PoA 35: Data papers

December 2, 2021

The recently published volume of the Palaeoecology of Africa series contains a number of different types of papers: research articles, reviews, perspectives and data papers. One of the key reasons I was motivated to become involved in the project was to help mobilise palaeoecological data from Africa towards open access datasets (African Pollen Database, Neotoma). To hopefully get greater recognition to the great work done over the years and to help facilitate synthetic work that will provide a greater understanding of spatial variance in past climate change. Ultimately, four short data papers were included in the volume: an enhanced c. 16,000 year pollen record from the Bale Mountains in Ethiopia (Gil-Romera et al. 2021), two pollen and charcoal record from the southern Cape Coast in South Africa, c. 3200 and 650 years long respectively (du Plessis et al. 2021a; du Plessis et al. 2021b), and a c. 700 year long record from Madagascar (Razanatsoa et al. 2021). The records provide new insights in to landscape scale environmental change driven by both humans and climate. To find out more check out the open access articles and the data at:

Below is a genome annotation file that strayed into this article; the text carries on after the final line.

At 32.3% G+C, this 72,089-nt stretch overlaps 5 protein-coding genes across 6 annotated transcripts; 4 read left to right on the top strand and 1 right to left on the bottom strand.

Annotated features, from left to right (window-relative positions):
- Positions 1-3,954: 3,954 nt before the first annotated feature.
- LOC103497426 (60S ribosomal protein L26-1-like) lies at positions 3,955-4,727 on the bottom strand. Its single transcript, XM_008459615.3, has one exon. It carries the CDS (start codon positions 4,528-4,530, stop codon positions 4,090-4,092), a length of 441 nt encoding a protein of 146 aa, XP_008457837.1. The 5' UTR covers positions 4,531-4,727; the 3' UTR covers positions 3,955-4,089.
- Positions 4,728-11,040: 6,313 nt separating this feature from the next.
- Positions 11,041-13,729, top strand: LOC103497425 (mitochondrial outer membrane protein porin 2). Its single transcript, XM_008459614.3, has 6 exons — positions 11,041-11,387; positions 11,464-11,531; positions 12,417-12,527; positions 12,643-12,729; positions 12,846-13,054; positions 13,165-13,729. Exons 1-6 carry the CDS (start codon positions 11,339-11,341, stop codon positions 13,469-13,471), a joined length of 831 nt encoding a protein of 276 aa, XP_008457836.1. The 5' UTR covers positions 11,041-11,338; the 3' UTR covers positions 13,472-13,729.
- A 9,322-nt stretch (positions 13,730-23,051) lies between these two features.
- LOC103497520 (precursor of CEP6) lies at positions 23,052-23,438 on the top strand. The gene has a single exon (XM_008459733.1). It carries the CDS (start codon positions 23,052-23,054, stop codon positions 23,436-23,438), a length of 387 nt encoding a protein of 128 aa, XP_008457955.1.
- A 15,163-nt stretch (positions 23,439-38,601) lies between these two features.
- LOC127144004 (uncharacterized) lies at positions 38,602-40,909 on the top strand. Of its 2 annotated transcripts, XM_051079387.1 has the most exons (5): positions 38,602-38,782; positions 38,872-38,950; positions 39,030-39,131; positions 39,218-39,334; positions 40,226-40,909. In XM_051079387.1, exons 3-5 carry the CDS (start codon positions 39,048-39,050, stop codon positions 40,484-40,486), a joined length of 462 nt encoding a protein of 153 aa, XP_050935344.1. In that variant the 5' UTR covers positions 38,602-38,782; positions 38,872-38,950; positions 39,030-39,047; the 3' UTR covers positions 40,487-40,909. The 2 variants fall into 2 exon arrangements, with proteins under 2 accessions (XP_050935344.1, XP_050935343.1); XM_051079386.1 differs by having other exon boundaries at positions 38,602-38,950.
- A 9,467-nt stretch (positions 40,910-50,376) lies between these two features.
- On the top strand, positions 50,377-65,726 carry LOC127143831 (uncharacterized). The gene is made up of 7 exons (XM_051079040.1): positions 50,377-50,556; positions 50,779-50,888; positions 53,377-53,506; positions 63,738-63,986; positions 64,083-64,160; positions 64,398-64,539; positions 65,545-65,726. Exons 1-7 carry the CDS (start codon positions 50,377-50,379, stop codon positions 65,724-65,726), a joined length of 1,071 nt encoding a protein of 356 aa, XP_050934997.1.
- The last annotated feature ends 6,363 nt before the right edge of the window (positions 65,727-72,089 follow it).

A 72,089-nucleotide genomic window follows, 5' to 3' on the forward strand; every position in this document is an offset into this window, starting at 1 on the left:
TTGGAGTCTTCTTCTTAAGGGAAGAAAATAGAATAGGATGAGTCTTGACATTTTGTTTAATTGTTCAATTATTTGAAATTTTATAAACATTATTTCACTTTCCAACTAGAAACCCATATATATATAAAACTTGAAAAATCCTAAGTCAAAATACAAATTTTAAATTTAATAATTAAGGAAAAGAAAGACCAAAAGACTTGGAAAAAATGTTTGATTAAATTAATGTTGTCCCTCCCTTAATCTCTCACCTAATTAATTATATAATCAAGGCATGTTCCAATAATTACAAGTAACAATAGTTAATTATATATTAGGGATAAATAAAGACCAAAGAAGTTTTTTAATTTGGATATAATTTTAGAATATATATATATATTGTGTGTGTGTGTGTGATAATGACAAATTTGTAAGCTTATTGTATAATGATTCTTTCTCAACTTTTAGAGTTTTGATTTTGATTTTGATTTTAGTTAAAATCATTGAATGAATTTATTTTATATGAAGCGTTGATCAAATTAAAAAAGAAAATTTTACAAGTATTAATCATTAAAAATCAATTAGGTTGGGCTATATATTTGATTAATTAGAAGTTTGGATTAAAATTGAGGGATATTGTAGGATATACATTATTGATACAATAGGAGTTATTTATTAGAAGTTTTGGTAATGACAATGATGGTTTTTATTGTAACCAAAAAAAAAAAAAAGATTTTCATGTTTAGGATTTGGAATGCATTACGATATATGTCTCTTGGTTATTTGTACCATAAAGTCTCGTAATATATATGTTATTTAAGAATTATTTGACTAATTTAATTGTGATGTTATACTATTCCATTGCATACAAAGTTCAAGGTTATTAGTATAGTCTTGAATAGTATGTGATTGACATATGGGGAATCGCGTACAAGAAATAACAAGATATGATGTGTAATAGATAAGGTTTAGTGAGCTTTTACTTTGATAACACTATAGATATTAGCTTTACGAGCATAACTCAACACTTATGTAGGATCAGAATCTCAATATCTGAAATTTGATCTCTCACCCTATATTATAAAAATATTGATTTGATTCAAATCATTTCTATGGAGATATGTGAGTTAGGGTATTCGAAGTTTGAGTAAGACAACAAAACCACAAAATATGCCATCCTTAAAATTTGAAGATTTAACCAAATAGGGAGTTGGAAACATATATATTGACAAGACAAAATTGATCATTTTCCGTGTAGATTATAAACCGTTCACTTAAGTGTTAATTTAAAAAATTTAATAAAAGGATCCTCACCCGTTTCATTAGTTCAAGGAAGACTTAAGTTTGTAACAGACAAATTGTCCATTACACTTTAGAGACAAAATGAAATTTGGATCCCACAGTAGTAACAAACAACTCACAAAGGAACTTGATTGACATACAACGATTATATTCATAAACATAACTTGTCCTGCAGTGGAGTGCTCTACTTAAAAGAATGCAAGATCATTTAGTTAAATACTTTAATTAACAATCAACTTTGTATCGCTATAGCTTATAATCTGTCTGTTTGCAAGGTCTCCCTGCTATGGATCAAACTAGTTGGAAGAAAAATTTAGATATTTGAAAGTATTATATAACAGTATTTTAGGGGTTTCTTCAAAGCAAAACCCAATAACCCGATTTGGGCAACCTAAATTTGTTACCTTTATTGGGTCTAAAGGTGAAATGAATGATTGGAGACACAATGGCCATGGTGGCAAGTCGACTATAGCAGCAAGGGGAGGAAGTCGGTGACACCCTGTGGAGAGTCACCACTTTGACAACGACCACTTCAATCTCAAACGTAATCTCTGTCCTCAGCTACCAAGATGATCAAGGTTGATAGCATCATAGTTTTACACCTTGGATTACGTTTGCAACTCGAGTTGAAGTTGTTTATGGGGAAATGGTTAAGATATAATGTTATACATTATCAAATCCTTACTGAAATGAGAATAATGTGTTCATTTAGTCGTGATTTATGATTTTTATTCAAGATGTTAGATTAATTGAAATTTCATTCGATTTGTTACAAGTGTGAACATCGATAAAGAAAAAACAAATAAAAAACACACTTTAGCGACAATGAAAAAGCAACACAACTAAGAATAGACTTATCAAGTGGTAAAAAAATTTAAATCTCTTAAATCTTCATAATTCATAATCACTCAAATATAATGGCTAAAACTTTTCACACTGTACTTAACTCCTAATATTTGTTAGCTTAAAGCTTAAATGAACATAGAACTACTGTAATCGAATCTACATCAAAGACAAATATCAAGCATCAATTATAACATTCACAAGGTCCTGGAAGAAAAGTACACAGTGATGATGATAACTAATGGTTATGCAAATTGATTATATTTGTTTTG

• du Plessis N, Chase BM, Quick LJ, Meadows ME. 2021a. A Late Holocene pollen and microcharcoal record from Eilandvlei, southern Cape coast, South Africa. Palaeoecology of Africa 35: 293-300. DOI: 10.1201/9781003162766-18
  • du Plessis N, Chase BM, Quick LJ, Strobel P, Haberzettl T, Meadows ME. 2021b. A c. 650 year pollen and microcharcoal record from Vankervelsvlei, South Africa. Palaeoecology of Africa 35: 301-308. DOI: 10.1201/9781003162766-19
  • Gil-Romera G, Fekadu M, Opgenoorth L, Grady D, Lamb HF, Bittner L, Zech M, Miehe G. 2021. The new Garba Guracha palynological sequence: Revision and data expansion. Palaeoecology of Africa 35: 127-133 DOI: 10.1201/9781003162766-9
  • Razanatsoa E, Gillson L, Virah-Sawmy M, Woodborne S. 2021. Pollen records of the 14th and 20th centuries AD from Lake Tsizavatsy in southwest Madagascar. Palaeoecology of Africa 35: 309-315. DOI: 10.1201/9781003162766-20

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